Love creates love. Pain creates pain. Neither of them ever goes unanswered.
The emotional pain we inflict, whether it’s done consciously or unconsciously, always seeks an outlet. Sometimes we hurt others and sometimes we hurt ourselves. And it’s that hurt that causes the love between us and the love for ourselves to diminish.
And in a state of diminished love, the urge to inflict pain becomes greater. We are then like empty batteries trying to recharge ourselves by stealing energy, after our own power was stolen from us in the first place.
Although this applies to single cases, the most dangerous situation is created when we find ourselves in a perpetual state of stealing energy. This may happen when we are nurtured into it, because former generations slowly grew into the habit.
Another dangerous situation occurs when we start hurting ourselves, rather than others. It calls into being a vicious circle of self-inflicted pain and self-loathing, which slowly picks up speed, but once it has reached momentum, can only be stopped when we consciously and decisively choose to spin the wheel the other way.
This self-inflicting pattern is, strangely enough, mostly adopted by people with a strong sense on conscience. They are hurt by the atmosphere of pain they live in, just like everybody else, but choose not to take it out on others; thus leaving themselves as the only targets available.
That’s why the most beautiful people (inner beauty wise) are often suffering the most in a world where relaying pain is common practice. They absorb the pain of others, because passing it on is not an option.
But all this happens on an unconscious level. Once we are aware of the process, we can begin to choose for the opposite pattern and begin to heal. In order to do that we must, instead of automatically choosing to pass on the pain, purposely choose to respond with love. Towards others, but also towards ourselves.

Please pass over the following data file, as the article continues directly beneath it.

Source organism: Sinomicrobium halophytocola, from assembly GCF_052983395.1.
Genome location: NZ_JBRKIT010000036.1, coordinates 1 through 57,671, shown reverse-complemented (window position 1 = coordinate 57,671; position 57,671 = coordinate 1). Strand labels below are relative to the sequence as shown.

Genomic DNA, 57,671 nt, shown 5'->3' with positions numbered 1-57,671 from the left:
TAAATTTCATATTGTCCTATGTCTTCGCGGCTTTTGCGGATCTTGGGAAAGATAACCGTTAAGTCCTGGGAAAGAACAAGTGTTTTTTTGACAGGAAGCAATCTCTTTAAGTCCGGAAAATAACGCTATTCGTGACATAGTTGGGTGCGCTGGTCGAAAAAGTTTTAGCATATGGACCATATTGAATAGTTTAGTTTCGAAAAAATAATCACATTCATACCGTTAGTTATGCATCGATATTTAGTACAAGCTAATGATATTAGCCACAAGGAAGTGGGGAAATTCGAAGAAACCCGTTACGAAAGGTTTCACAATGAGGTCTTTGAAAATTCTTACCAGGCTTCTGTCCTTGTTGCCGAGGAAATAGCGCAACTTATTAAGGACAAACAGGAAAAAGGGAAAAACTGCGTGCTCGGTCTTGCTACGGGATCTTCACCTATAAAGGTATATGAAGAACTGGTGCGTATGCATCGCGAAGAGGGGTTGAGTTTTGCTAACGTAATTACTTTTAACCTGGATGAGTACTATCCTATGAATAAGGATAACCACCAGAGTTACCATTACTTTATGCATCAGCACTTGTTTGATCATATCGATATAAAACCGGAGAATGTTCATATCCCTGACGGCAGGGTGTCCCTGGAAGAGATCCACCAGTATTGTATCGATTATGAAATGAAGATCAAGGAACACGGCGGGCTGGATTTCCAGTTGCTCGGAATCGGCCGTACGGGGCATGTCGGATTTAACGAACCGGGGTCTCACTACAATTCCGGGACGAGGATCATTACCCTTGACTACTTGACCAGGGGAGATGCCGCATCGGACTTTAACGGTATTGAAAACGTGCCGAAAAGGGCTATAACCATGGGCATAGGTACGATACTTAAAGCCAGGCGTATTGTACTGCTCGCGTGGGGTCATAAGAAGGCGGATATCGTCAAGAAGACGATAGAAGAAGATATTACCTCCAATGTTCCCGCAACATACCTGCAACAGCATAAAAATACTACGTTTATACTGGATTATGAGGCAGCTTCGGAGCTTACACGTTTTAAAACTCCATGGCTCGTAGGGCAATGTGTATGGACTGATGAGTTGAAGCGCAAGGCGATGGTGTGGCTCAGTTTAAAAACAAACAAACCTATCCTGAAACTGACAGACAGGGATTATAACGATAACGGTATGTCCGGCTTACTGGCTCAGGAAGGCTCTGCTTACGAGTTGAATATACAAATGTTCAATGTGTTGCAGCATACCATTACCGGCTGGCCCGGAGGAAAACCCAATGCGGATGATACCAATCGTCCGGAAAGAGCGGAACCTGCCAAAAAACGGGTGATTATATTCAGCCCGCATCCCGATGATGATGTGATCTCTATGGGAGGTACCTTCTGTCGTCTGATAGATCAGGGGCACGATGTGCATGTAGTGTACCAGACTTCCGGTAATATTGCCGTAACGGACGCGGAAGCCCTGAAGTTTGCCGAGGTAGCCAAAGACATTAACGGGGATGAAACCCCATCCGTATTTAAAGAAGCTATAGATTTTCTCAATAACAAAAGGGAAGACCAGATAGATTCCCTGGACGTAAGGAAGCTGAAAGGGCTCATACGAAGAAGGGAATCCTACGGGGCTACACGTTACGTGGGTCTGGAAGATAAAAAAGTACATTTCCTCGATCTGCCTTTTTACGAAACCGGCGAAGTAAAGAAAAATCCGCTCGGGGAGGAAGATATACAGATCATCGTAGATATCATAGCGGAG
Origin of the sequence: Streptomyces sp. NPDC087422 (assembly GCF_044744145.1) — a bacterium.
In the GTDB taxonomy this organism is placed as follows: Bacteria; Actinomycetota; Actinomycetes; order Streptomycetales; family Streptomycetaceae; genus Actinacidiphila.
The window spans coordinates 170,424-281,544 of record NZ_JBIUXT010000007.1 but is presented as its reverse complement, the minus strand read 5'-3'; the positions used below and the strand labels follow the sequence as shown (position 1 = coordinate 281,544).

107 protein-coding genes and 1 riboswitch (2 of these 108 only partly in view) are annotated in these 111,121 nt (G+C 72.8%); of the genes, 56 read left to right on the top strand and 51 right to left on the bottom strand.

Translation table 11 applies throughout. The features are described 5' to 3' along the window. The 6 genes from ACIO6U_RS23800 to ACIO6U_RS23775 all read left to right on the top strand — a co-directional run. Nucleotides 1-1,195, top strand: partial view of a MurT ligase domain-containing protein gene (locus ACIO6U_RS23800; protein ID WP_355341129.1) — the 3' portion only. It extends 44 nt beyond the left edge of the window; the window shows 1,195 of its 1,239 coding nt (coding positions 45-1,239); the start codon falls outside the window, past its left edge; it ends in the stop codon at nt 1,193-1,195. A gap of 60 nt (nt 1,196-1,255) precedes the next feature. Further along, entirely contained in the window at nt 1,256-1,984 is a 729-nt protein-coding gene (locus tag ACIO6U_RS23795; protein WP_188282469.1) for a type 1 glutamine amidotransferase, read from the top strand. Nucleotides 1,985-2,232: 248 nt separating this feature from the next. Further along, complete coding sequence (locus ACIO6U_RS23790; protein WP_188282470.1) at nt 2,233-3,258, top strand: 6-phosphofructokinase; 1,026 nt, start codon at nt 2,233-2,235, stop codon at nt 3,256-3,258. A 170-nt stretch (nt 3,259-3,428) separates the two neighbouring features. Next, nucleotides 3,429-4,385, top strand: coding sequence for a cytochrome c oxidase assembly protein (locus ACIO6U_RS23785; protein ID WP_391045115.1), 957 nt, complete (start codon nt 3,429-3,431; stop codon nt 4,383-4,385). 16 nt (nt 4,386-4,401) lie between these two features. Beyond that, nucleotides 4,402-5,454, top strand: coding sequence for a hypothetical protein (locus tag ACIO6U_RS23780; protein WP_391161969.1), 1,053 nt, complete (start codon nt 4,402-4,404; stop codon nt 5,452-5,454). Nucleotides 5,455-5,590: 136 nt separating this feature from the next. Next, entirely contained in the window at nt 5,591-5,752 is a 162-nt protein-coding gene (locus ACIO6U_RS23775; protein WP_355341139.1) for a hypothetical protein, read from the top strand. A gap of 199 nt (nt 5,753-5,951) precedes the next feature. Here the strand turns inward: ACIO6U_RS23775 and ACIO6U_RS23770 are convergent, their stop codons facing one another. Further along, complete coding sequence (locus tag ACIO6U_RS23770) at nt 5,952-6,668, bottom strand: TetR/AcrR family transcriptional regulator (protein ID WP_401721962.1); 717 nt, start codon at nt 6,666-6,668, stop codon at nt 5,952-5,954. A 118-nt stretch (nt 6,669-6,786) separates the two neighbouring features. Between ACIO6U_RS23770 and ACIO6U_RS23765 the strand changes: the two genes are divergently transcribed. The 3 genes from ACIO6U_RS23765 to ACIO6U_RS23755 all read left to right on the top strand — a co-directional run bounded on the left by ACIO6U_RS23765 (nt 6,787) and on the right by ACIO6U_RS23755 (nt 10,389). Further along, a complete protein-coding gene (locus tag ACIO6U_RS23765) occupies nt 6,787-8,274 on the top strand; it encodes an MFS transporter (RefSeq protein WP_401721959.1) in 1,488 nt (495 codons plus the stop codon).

It’s the counter-intuitive answer that we need to keep applying in order for it to ripple through and slowly overtake any state of affliction we may find ourselves in.
And it’s not an easy answer. Although acting out of love onto itself is not more or less difficult than any other action, it’s the “going up against the way things are” that requires us to be vigilant.
But perhaps the most difficult part is to embrace a loving state of mind when you’re in a state of by-pain-incited intolerance or a state of self-perpetuated self-loathing. That truly requires a shift in consciousness, based on the understanding of this situation and the wish to turn it all around.
“The love for others and ourselves is a shield protecting us against the pains of the world. Once we are fortified by it, nothing can harm us.”
|Jerry CorstensA visionary dreamer with a blind passion for self-reflection and contemplating life, a self-proclaimed philosopher with poetic ambitions. He’s serious about helping people with the insights he gathered, but playful in the way he communicates his wisdom. It made him leave a career as environmental engineer behind, in favor of becoming a personal development coach and thought-provoking writer.|